After all, it was just about getting that squeak out, right?

Wrong.

1. Dry Chain Lube

As the name implies, dry lube is meant to be used in dry conditions.

They’re ideal for spring and summer. Ideally, you’d want to lube the chain the night before your ride so that it can penetrate and coat the chain links thoroughly.

There are 2 types of dry lubes : Wax (Paraffin) and Teflon (PTFE).

Teflon is found in most dry lubes today. Even though they do collect more dirt and dust wax lubes , they’ve a very low friction coefficient, giving you a very smooth chain.

  • Pros. Dry lubes are lighter lubricant, they're less sticky and hence, attracts less dirt. As a result of that, you'll usually get a cleaner drive chain and less cleaning required.
  • Cons. Because they're a lighter lube, they'd get washed off easily when it's wet. Sometimes, you'll need to re-apply the dry lube every 80 to 100 miles to prevent drivetrain squeak.

2. Wet Chain Lube

Wet lube is meant for use in wet conditions.

If you live in a damp and humid environment that sees a lot of blustery weather or winter time snow, then consider going the wet lube route.

Wet lubes are usually oil-based. They’re thick, sticky and water-resistant. Thicker wet lubes are more water-resistant, but they also attract more dirt.

  • Pros. A major advantage of using wet lube is that they do last longer in terms of mileage per application.
  • Cons. Because they're sticky, they easily attract dirts and dusts, often causing a drivetrain that is filled with grime.

3. Ceramic Lube

Ceramic lube is the next generation of bike chain lube.

The ceramic lube need to thoroughly penetrate (preferably left overnight) the small bits of your chain such as the pins and rollers. Those are the pieces that need to be cleansed and protected.

Nothing does the job quite like ceramic lube which uses microscopic pieces of boron nitride to keep your drivetrain clean and as frictionless as possible.

Ceramic lubes cost a little bit more than the usual dry and wet lubes. But if you’re running an expensive drivetrain or just care a lot about your road bike, the extra cost is well worth it.

If you want to be really ahead of the curve, then there is ceramic wax lube, a very effective way to keep your drivetrain nice and neat with the best of both chain lube worlds, ceramic and wax.

Frequently Asked Questions

1. What is the bike chain lube made of?

The ingredients of the chain lube is often a secret. Manufacturers consider them their secret sauce which differentiates them to their competitors.

Having said that, there are several common ingredients are boron nitride, synthetic oils, Paraffin (wax) and Polytetrafluoroethylene (PTFE).

PTFE is more commonly known as Teflon, which is a registered trademark owned by DuPont Co.

Teflon is the same chemical used to coat the non-stick frying pans.

2. How do I apply the chain lube?

Ideally, you’d want to lube your chain when it’s clean. But realistically, this doesn’t always happen especially if you’re using dry lubes.

The chain lubricant might dry off and your drivetrain starts to squeak before the next time you clean your bike.

Anatomy of a Bike Chain

Here are 3 easy steps to lube your road bike chain.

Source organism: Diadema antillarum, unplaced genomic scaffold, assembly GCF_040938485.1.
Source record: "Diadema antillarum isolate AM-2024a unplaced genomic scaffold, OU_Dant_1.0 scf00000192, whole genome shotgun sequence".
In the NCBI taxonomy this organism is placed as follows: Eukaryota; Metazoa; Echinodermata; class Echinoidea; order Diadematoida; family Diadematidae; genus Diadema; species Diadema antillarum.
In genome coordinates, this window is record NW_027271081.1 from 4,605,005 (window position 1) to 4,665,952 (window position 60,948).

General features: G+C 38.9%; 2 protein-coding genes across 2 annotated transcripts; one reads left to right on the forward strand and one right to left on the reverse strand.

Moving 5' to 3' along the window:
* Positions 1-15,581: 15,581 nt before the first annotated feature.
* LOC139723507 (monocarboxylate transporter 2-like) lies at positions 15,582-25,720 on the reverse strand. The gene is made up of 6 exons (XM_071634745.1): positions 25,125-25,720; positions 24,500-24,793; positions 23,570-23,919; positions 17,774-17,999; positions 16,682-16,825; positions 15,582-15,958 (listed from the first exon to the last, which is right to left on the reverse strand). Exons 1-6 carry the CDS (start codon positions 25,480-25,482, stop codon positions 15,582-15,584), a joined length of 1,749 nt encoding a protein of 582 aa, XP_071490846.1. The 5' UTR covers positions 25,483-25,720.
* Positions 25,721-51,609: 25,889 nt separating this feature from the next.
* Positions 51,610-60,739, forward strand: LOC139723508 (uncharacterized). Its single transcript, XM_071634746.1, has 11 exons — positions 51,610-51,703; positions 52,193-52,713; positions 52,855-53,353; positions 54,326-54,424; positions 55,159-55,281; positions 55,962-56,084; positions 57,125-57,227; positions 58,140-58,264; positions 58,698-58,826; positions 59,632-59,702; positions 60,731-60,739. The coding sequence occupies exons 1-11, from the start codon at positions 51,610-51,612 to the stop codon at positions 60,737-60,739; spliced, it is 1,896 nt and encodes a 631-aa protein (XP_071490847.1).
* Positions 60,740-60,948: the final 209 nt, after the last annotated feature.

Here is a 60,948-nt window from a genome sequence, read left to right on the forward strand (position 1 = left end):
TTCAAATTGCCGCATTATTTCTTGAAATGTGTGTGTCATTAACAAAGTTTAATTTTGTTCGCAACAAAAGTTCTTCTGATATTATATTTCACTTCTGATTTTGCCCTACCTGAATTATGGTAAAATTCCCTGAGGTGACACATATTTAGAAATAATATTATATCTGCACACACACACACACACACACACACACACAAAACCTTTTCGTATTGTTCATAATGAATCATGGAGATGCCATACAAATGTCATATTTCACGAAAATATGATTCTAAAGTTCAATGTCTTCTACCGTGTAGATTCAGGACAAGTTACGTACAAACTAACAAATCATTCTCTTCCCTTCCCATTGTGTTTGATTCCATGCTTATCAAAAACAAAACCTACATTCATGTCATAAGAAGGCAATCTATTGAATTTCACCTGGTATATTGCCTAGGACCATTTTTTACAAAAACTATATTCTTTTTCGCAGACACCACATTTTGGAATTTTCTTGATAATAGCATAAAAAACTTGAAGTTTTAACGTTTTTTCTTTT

1. Use a clean rag and wipe off any grime from the chain. Wrap the rag around the chain and spin your pedal backwards. Use a chain cleaner to get even better results.
  2. Apply a drop of chain lube on every roller (not the face plate).
  3. Wipe off any excess with a rag.

3. How often do I need to lube my bike chain?

It all depends on where you ride. As mentioned above, dry lubes would need more relubing as compared to wet lubes.

As a rule of thumb, you’d want to wipe your chain every 80 to 100 miles if possible. The more you ride, the more cleaning and lubing is needed.

If you start hearing squeaks, then it’s time to relube the chain before the squeaks get louder. This is very common especially if you ride in the rain as the rain water tend to wash the lube off the chain.

4. Can I use other types of lubes on my bike chain?

It’s not recommended to use other lubes other than bike chain lubes on your bike.

Many beginners made the mistake of using WD-40 to lube their bike chain. Afterall, WD-40 prevents squeaks right?

You’d want to stick with bike lubes if you want to squeeze every bit of mileage from your drivetrain. Avoid motor oils such as engine and gear oils, as they tend to be much heavier than a wet lube and attract a lot of dirt very easily.

5. What factors affect a chain wear?

The main factors that affects a bike chain wear include:

  • Dirty Chain. The most common factor that affects chain wear is a dirty chain. Keep you chain clean and well-lubed after every ride.
  • Usage Conditions. Dirt, mud, sand and water can lead to increased friction between the chain links and cogs, leading to faster chain wear.
  • Drivetrain Conditions. A new chain used with a worn out cassette/chainring will wear very quickly, and vice versa.
  • Riding Style. If you pedal with a lot of torque (think of low rpm) or power (think of climbing), the chain will wear quicker. That’s why the pros use up to 10 chains throughout the 3 weeks Tour de France.

The best way to extend the chain’s lifespan is to have it well lubed and cleaned whenever it’s dirty.

You might also want to consider getting a chain checker as part of your bike tool kit.